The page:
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Ask Mandisa 63: African Americans for Humanism

2022-05-15

Author(s): Scott Douglas Jacobsen

Publication (Outlet/Website): Canadian Atheist

Publication Date (yyyy/mm/dd): 2021/08/10

Mandisa Thomas, a native of New York City, is the founder and President of Black Nonbelievers, Inc. Although never formally indoctrinated into belief, Mandisa was heavily exposed to Christianity, Black Nationalism, and Islam. As a child she loved reading, and enjoyed various tales of Gods from different cultures, including Greek and Ghanaian. “Through reading these stories and being taught about other cultures at an early age, I quickly noticed that there were similarities and differences between those deities and the God of the Christian Bible. I couldn’t help but wonder what made this God so special that he warrants such prevalence today,” she recalls.

Here we talk about secular communities and current issues (2020).

*This was conducted June 29, 2020.*

Scott Douglas Jacobsen: So, we’ve got some fantastic news. It has to do with mainly finance, but also, maybe, a change in some of the winds in terms of support for – let’s call it – African-American Humanism, if it is American based or black humanism. What happened?

Mandisa Thomas: Yes. So, in the month of June, BN and other black organizations have seen a surge in support, which I’m sure is in light of the tension that culminated with the tragic murder of George Floyd. We’ve attracted new donors, and people inquiring about supporting our work. Also, a couple  – fellow atheists – contacted us at our website looking to directly support one of our members financially. After careful consideration, including a potential suggestion for them to route this through BN, I put them in touch with one of our members, who is a struggling single mom. I wasn’t sure significant their support would be, but I learned later that it will benefit her and her family tremendously. In addition, my virtual speaking schedule has increased. So, I appreciate the enhanced support; hopefully, it maintains its momentum.

Jacobsen: When you get this support, I think we can all understand the overwhelming emotion that can wash over someone, especially in the midst of a pandemic. When an organization is running through some tough financial times, when you get that money, and you get the guarantee or have the promise of such finance, what do you do in terms of start running through your mind, plans? How many steps do you start looking ahead and then start filling in the details of what you can do?

Thomas: Oh, my gosh, I know my mind goes all over the place! Thanks to a generous grant from the Stiefel Freethought Foundation, BN will go host an online event in July, which will have some prominent names attached, as we discuss religion in the black community. I always look to see how we can improve operations as well as our supplies. I think of new collaboration opportunities for the organization, and ways to better utilize and combine the resources that we already have. Overall, it is a matter of ensuring that we have enough that we’re not struggling, from year to year or month to month. Making sure that we are in a position where even when we fundraise, it doesn’t feel like a matter of life or death. We’ve also seen an increase in our online store sales, which has been great as well. So, all across the board, this gives us a boost.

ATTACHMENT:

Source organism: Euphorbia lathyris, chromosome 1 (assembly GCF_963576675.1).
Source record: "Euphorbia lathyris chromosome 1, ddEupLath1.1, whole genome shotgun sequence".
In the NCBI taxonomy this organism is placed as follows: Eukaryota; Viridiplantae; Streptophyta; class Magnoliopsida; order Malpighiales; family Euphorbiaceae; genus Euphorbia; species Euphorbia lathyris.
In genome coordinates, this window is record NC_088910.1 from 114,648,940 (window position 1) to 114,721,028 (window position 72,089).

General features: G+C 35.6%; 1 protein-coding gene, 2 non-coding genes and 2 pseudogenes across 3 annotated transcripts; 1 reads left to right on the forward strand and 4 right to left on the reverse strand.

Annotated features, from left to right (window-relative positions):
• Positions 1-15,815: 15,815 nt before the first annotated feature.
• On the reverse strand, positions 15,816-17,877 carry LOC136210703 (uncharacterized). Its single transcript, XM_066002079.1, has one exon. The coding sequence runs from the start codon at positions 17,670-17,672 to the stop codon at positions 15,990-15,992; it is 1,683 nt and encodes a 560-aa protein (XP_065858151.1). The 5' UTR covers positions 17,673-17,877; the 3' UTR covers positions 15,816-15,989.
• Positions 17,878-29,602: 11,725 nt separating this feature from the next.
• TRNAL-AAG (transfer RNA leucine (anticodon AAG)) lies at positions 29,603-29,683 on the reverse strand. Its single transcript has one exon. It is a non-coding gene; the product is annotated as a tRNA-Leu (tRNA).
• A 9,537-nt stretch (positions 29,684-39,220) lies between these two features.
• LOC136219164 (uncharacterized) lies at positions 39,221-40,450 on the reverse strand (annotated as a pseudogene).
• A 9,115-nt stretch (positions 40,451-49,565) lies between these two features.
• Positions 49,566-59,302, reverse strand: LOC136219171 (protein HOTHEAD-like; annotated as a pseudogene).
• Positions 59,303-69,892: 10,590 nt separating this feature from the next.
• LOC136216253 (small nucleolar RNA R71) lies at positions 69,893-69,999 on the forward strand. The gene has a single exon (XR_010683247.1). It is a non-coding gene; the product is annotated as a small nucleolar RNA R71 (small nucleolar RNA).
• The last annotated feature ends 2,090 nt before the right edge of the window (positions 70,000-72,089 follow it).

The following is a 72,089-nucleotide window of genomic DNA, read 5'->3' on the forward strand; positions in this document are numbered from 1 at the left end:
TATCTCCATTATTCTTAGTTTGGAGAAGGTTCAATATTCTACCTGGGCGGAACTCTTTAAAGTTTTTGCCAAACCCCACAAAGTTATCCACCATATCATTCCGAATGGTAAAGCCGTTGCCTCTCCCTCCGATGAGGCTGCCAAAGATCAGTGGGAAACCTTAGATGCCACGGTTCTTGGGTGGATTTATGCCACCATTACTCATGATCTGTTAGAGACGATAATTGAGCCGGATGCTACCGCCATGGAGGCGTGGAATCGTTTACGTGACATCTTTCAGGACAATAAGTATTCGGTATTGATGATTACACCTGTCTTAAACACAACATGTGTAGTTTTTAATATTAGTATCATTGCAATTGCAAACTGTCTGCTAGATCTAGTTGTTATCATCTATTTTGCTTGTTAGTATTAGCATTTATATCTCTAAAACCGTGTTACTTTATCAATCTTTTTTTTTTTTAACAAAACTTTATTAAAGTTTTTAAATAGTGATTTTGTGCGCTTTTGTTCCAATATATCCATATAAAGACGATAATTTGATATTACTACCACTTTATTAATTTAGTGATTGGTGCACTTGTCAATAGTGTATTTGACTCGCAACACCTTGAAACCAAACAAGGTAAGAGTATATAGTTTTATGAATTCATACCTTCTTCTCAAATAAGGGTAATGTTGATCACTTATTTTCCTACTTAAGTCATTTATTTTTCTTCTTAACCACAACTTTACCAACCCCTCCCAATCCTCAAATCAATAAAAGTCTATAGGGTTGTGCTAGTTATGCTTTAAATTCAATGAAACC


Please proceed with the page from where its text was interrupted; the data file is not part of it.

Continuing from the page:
Jacobsen: Now, you have a significant amount of experience and expertise in the hospitality industry. The hospitality industry is notoriously stressful and at times chaotic. So, you have the experience to know to buttress excitement here when it comes to the long-term planning of some of these financial contributions. So, when you’re looking at that plan forward: How are you making certain, as the founder and president of Black Nonbelievers Inc., to make sure the finances last a long time, are used with prudence and on projects that will have benefit to the community, and as outreach to a wider secular community?

Thomas: Yes. My background in hospitality and as well as management and administrative work, we save on overhead. So, in addition to representing the organization, I also do many things on the backend. While I know that I will want to eventually delegate and hire for some of those responsibilities, as long as I have the ability, then I will manage all of the things that are within my purview. This may be a little self-congratulatory here, but I am proud of my ability to communicate and work as hard as I do. I also pride myself on my ability to explore different various development avenues with the organization. And that’s the way I’ve always worked, even when I was employed by other companies. I am able to work independently, and also as a team, learning from what other people do. So, if I need to step in for someone, then I can. With BN still being so small, we’re able to keep things fairly manageable. It takes skill, time, and determination, but it is worth it.

Jacobsen: Mandisa congratulations, thank you so much for your time.

License

In-Sight Publishing by Scott Douglas Jacobsen is licensed under a Creative Commons Attribution-NonCommercial-NoDerivatives 4.0 International License. Based on a work at www.in-sightpublishing.com.

Copyright

© Scott Douglas Jacobsen and In-Sight Publishing 2012-Present. Unauthorized use and/or duplication of this material without express and written permission from this site’s author and/or owner is strictly prohibited. Excerpts and links may be used, provided that full and clear credit is given to Scott Douglas Jacobsen and In-Sight Publishing with appropriate and specific direction to the original content. All interviewees and authors co-copyright their material and may disseminate for their independent purposes.

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